UK CHP and the European Cogen Directive

27.03.06 Share

 

The European Directive on the promotion of cogeneration (2004/8/EC) came into force on 21 February 2004, and was to be implemented by Member States by 21 February 2006.

As we explored in our April 2004 briefing note, the Directive contains little of substance, and there is therefore little to implement. Nevertheless, the United Kingdom (UK) is still obliged to implement what little there is, and is late in doing so. On 20 March 2006, Defra published a consultation document setting out its proposed course of action for implementation. Responses are sought by 14 April 2006.

Content of the Directive

The Directive contains obligations on Member States to monitor, and report to the Commission on, the potential for high-efficiency cogeneration. These parts of the Directive do not need to be implemented through national legislation. On other matters, such as network access and the transparency of top-up tariffs, the UK is already compliant.

The only outstanding matters of substance relate to:

  • the establishment of EU-wide efficiency values, which in turn determine what is to be considered as "high-efficiency cogeneration"; and
  • the introduction of a guarantee of origin scheme.

High-efficiency cogeneration

This first action rests with the Commission, who is also behind schedule. Discussions are apparently on going, and Defra has indicated that a decision can be expected by May 2006.

Defra will clearly be arguing for efficiency values that are largely consistent with the UK 's current CHP Quality Assurance programme and the figure of 20 per cent presently provided for in the Climate Change Levy (Combined Heat and Power Stations) Regulations 2005. This will enable the UK to continue the current support given to CHP through exemptions from the Climate Change Levy.

If the definition of high-efficiency cogeneration set by the Commission is inconsistent with the current UK standards, further changes will be necessary to fully implement the Directive.

We will update you once the Commission makes a final decision on this matter.

Guarantees of origin

The Directive requires the introduction of a guarantee of origin scheme in respect of electricity generated by means of high-efficiency cogeneration. Clearly this is not something that currently exists in the UK , and it is on this issue that Defra is consulting.

Whilst the Directive requirements can be seen as similar to those relating to the renewable electricity guarantees of origin scheme introduced last year, the approach proposed for CHP is markedly different.

As one would expect, the consultation document poses a number of questions and proposes a number of alternative solutions. But, the Government's current preference is to create a scheme as follows:

  • the scheme will be linked to the existing CHPQA mechanism, in that the eligibility will be based on assessment under the CHPQA system;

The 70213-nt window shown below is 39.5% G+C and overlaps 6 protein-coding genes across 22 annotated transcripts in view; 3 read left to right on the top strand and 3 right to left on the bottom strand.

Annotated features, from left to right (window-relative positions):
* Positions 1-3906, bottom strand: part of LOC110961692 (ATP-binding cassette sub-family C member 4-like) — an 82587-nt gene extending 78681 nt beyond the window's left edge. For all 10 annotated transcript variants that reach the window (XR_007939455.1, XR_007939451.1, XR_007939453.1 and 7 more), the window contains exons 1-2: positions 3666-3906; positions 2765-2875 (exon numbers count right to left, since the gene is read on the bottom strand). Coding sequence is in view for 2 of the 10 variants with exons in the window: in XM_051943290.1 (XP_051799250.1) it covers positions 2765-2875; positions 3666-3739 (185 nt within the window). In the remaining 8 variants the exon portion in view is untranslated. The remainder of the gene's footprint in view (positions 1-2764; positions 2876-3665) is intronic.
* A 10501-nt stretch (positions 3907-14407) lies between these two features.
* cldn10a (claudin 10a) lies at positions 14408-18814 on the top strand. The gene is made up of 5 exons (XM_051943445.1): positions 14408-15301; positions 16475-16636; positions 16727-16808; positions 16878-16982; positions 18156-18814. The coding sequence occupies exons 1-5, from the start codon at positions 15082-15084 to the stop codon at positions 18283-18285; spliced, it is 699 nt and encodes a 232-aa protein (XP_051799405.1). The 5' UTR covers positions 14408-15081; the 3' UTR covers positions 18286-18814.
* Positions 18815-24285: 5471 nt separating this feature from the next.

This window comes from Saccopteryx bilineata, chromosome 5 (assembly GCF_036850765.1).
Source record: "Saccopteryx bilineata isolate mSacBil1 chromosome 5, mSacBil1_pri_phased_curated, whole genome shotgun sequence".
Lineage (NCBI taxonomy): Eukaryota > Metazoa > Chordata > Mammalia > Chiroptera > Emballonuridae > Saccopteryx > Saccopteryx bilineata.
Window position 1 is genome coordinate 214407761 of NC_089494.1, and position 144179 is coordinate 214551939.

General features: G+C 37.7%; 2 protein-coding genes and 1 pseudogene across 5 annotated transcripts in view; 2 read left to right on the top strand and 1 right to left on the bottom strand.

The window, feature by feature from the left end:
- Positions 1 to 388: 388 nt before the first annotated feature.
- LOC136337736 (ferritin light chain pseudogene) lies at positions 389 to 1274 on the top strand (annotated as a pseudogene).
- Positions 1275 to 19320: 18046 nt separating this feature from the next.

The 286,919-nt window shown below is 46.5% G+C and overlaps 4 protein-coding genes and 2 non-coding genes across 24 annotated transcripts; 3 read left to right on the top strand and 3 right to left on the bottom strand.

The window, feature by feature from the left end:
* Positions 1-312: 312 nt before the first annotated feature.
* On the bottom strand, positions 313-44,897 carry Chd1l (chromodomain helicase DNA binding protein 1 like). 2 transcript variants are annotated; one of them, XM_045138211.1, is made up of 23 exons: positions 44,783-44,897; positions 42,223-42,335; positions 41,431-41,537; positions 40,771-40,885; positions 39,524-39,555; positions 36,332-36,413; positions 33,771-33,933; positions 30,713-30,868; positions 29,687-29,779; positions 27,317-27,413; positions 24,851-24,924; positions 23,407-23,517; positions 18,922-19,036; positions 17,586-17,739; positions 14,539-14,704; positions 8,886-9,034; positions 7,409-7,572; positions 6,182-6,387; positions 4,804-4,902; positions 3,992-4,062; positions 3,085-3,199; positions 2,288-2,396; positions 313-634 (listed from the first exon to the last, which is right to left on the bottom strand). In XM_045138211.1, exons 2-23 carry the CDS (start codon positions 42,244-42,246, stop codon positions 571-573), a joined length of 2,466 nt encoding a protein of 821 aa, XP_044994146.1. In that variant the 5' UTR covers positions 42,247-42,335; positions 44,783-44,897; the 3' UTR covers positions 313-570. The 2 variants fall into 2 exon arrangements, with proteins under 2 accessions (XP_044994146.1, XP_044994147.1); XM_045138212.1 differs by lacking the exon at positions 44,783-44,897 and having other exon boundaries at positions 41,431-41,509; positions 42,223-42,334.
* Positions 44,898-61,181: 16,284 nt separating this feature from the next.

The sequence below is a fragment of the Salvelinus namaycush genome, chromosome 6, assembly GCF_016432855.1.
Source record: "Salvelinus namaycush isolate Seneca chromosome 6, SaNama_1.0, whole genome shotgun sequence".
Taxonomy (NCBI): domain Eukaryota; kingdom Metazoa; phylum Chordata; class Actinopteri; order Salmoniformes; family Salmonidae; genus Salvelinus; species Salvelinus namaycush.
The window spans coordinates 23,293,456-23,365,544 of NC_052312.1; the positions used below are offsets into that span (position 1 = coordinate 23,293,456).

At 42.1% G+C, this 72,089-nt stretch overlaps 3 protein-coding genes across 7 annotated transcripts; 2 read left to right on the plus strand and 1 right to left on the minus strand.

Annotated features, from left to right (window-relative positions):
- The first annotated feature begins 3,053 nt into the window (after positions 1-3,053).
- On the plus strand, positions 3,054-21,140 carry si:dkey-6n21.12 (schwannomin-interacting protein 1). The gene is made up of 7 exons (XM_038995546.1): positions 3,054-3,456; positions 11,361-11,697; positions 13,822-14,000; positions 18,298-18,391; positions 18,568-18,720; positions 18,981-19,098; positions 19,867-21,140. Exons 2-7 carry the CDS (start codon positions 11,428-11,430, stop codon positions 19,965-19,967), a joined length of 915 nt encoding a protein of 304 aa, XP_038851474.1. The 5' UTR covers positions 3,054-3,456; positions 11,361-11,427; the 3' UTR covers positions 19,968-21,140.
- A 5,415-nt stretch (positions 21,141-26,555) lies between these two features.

• the guarantees of origin (or CHPGOs as they will be termed) will not be virtual electronic certificates, but physical paper certificates;
  • the CHPGOs will not be issued by reference to a single unit, or even multiple units, of electricity, but in respect of electricity generated over a particular period;
  • the period in respect of which CHPGOs will be issued can be between three and 12 months (at the generator's option);
  • CHPGOs will not be issued to all CHP operators, only those who apply for them; and
  • the Government will recover the costs of issuing CHPGOs directly from the generators who apply for them.

A certificate scheme with a twist

The proposed scheme, and particularly the Government's ability to recover its costs directly, is quite unlike any other certificate regime we have seen in recent years - and the electricity industry has seen quite a number!

The reason for this difference in approach is simple - CHPGOs currently have no use, and therefore no tangible worth, in the UK . They are not linked to the avoidance of a tax or charge (as are Renewable Energy Certificates - ROCs and Levy Exemption Certificates - LECs) and do not go to fuelmix disclosure (as do Renewable Electricity Guarantees of Origin - REGOs).

CHPGOs issued to UK operators will only have a value to the extent that another Member State creates a support mechanism linked to cogeneration guarantees of origin, and then only where the UK operator contracts to sell electricity to a party in that Member State.

Little impact

Subject to the Commission's decision on the efficiency values referred to above therefore, the UK implementation of the Directive is unlikely to prompt a shift change in the UK cogeneration market.

Key Contact

Derek Goodban, partner, +44 (0)121 685 2710, derek_goodban@wragge.com

This alert may contain information of general interest about current legal issues, but does not give legal advice.

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